For many, gender equality is perceived to be a women’s issue, affecting those who are discriminated against. However, the reality is when women become empowered enough to make changes or propose solutions, everyone benefits from them. If we want the condition of women to change then the entire environment around them must also change. In a deeply patriarchal society, this means involving men in every step of the way.
Women continue to face disadvantages across the globe and in almost every sphere. However, as times have changed, the utopian society does not just heavily favour women. It grants equal opportunity to all genders. It starts with empowering the disadvantaged half of the population.
As William Petrocellis said in his article: “The reason is simple. The empowerment of women is crucial to solving a lot of seemingly unrelated problems that are as important to men as they are to women.… Once you grasp the idea, you’ll be able to see and realise the impact all around”. Here are some examples how women empowerment also changes things for men and well everyone else:
This is backed by the Harvard College Global Health Review. Referencing Joel Cohen, “increasing female secondary education in developing nations, where birth rates are the highest, has the potential to dramatically decrease population growth by 2050”. There have been case studies supporting the impact of secondary education on overpopulation. According to a 1998 study of Niger, fertility rate among women decreased by as much as 31% among women who received secondary education. Education has been linked to more access to income opportunities and better understanding of fertility – including measures to control pregnancy.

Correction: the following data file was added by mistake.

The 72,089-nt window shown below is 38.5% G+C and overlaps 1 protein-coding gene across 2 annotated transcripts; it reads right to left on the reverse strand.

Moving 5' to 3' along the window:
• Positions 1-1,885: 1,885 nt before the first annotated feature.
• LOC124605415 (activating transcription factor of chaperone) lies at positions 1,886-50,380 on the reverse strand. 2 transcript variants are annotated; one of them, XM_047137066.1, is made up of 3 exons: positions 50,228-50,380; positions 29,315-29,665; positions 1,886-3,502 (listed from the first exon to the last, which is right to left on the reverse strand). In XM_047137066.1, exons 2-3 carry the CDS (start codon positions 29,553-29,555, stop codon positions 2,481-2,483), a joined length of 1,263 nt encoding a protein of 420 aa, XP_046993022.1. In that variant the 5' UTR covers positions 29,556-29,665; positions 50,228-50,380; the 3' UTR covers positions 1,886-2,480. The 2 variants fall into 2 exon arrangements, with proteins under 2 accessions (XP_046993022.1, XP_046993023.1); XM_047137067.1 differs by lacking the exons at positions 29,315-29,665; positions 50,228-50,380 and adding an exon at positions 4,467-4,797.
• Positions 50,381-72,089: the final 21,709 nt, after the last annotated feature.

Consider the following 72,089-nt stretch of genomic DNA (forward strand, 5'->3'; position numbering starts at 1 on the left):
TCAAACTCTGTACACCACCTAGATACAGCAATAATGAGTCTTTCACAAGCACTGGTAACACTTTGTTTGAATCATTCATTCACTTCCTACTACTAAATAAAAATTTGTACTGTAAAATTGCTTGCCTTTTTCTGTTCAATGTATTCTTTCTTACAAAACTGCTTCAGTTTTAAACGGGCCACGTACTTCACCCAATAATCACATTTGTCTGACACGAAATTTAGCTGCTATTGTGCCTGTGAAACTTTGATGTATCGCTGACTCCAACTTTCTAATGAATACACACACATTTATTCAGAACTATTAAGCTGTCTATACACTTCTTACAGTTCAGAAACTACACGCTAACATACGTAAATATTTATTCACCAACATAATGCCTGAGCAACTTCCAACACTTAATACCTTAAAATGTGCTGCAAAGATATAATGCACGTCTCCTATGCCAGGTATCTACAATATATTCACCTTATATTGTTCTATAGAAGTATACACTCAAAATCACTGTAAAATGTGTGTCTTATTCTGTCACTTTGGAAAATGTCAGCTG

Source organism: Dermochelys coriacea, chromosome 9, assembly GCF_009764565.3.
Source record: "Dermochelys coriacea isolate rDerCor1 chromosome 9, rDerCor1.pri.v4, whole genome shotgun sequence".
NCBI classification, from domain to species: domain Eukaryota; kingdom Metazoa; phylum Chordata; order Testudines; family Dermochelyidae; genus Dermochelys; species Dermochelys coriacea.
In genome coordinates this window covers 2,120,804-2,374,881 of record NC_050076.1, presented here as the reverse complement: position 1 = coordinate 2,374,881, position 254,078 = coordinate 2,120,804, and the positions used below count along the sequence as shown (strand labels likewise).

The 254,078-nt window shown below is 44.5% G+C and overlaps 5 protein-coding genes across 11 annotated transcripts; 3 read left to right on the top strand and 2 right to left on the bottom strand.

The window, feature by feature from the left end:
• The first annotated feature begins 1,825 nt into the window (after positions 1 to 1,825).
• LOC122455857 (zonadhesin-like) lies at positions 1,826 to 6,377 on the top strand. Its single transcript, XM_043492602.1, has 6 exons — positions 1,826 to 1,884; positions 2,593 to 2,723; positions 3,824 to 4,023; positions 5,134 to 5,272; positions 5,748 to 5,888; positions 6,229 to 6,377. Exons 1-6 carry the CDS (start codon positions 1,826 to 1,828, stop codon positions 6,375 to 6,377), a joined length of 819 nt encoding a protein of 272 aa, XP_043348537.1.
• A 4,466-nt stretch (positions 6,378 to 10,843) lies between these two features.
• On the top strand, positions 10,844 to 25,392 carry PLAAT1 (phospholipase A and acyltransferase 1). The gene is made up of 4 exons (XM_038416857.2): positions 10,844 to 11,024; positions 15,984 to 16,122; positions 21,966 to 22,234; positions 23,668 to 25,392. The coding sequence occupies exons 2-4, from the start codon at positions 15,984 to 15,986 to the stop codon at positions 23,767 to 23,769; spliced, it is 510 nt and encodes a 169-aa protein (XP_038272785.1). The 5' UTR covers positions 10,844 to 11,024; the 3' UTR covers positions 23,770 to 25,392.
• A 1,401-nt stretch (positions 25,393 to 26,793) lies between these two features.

SSIR also found that when men and women became part of maternal and infant health programs, it has some positive results like more shared decision-making in the household, better communication between the couples and increased support for women on their pregnancy.
Women’s rights protection is protection for everyone – protecting women’s rights can be one of our answers to dismantling repressive institutions and regimes. From fundamentalists religions to repressive governments and totalitarian, one concept is prevalent regardless of the belief or creed – these structures keep women in specific places. In male-dominated society, women’s voices are often repressed or have little power. Addressing women’s rights and giving more voice to them can mean toppling down these institutions.
As Christine LaGarde, Managing Director of the International Monetary Fund, said:
“I do believe women have different ways of taking risks, of addressing issues … of ruminating a bit more before they jump to conclusions. And I think that as a result, particularly on the trading floor, in the financial markets in general, the approach would be different”.
Diversity in business leaderships can be beneficial to everyone. An all-male management sometimes lead to “echo” structures where ideas remain unchallenged. The best ideas come out when there are different voices and opinions.